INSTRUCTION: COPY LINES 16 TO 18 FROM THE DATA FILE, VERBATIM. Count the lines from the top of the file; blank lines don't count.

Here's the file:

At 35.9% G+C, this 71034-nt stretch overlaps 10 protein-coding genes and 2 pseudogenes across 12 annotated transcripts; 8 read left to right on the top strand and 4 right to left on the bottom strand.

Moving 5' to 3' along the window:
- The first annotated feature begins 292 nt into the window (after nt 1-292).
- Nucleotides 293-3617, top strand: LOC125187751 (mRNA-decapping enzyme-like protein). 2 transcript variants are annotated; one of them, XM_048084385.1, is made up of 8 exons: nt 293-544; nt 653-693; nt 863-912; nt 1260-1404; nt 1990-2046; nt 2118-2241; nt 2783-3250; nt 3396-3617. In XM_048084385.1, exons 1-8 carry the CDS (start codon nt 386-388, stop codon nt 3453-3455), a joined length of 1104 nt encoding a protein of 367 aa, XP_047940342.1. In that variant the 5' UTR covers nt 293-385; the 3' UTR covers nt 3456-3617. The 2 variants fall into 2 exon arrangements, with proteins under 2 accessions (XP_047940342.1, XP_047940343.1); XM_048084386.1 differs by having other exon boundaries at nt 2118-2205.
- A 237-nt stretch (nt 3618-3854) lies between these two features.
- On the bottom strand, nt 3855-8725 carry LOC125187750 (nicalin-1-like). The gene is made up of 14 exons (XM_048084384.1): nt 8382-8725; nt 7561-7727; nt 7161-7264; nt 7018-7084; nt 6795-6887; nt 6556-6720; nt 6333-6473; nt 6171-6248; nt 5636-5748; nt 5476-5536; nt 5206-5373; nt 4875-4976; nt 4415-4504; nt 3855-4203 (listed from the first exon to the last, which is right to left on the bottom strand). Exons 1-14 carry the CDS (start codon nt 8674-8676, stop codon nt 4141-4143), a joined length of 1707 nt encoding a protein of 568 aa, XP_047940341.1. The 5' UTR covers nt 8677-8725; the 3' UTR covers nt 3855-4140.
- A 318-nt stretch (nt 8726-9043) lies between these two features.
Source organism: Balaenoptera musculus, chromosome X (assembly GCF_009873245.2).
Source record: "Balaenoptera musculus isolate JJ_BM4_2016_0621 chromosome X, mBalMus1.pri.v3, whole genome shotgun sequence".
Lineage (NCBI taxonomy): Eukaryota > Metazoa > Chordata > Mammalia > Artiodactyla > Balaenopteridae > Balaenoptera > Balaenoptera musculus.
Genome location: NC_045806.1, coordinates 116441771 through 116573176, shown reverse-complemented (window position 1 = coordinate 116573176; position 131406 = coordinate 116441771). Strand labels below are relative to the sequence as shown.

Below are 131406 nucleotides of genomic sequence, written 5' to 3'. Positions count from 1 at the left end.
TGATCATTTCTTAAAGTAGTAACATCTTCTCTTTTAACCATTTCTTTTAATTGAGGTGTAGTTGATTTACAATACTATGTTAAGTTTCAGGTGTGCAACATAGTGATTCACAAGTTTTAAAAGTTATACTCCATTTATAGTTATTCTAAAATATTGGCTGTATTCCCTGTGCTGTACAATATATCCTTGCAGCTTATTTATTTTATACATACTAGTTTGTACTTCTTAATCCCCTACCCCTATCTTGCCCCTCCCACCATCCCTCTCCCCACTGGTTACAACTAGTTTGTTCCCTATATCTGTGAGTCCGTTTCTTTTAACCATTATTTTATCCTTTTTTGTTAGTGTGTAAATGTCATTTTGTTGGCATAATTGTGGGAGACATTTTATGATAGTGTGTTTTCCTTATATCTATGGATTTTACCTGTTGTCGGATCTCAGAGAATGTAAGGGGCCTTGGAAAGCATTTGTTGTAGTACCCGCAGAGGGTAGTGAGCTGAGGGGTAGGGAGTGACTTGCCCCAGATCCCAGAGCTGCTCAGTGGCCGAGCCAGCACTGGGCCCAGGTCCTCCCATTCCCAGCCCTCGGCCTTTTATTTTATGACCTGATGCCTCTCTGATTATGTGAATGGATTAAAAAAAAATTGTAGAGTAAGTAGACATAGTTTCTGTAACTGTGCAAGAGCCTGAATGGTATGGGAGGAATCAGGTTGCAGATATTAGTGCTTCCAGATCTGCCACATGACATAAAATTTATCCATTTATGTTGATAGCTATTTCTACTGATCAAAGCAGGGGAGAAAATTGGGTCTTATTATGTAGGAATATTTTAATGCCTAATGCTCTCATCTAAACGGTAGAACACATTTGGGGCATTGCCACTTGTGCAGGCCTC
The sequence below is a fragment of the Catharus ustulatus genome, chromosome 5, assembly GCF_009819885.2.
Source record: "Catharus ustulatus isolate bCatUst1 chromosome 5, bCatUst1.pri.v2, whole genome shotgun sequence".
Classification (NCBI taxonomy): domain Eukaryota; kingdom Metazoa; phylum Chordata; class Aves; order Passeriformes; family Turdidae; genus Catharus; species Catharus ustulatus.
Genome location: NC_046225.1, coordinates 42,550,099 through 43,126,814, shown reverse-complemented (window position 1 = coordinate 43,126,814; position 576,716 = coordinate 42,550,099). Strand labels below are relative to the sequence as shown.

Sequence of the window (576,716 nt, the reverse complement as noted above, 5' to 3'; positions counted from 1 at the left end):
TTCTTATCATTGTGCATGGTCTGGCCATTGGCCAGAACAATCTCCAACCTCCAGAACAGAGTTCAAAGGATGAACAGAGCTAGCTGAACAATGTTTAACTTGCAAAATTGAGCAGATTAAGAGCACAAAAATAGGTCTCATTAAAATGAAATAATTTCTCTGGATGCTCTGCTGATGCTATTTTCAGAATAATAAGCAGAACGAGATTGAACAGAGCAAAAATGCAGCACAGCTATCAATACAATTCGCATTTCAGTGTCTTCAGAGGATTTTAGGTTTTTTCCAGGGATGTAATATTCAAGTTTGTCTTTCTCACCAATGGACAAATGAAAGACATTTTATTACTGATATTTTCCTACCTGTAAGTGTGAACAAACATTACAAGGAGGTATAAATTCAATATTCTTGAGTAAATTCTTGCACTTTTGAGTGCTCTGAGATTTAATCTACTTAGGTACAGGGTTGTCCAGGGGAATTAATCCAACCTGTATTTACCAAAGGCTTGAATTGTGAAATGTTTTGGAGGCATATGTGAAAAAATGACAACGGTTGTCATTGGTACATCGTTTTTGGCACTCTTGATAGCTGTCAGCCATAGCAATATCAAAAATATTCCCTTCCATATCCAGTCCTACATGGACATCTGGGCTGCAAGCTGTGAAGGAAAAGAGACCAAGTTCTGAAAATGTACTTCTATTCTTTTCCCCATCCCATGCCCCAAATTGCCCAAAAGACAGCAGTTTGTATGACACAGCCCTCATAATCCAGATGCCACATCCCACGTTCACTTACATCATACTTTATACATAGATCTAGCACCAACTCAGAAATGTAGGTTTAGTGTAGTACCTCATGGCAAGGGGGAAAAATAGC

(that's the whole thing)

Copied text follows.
Classification (NCBI taxonomy): domain Eukaryota; kingdom Metazoa; phylum Chordata; class Aves; order Passeriformes; family Turdidae; genus Catharus; species Catharus ustulatus.
Genome location: NC_046225.1, coordinates 42,550,099 through 43,126,814, shown reverse-complemented (window position 1 = coordinate 43,126,814; position 576,716 = coordinate 42,550,099). Strand labels below are relative to the sequence as shown.

Sequence of the window (576,716 nt, the reverse complement as noted above, 5' to 3'; positions counted from 1 at the left end):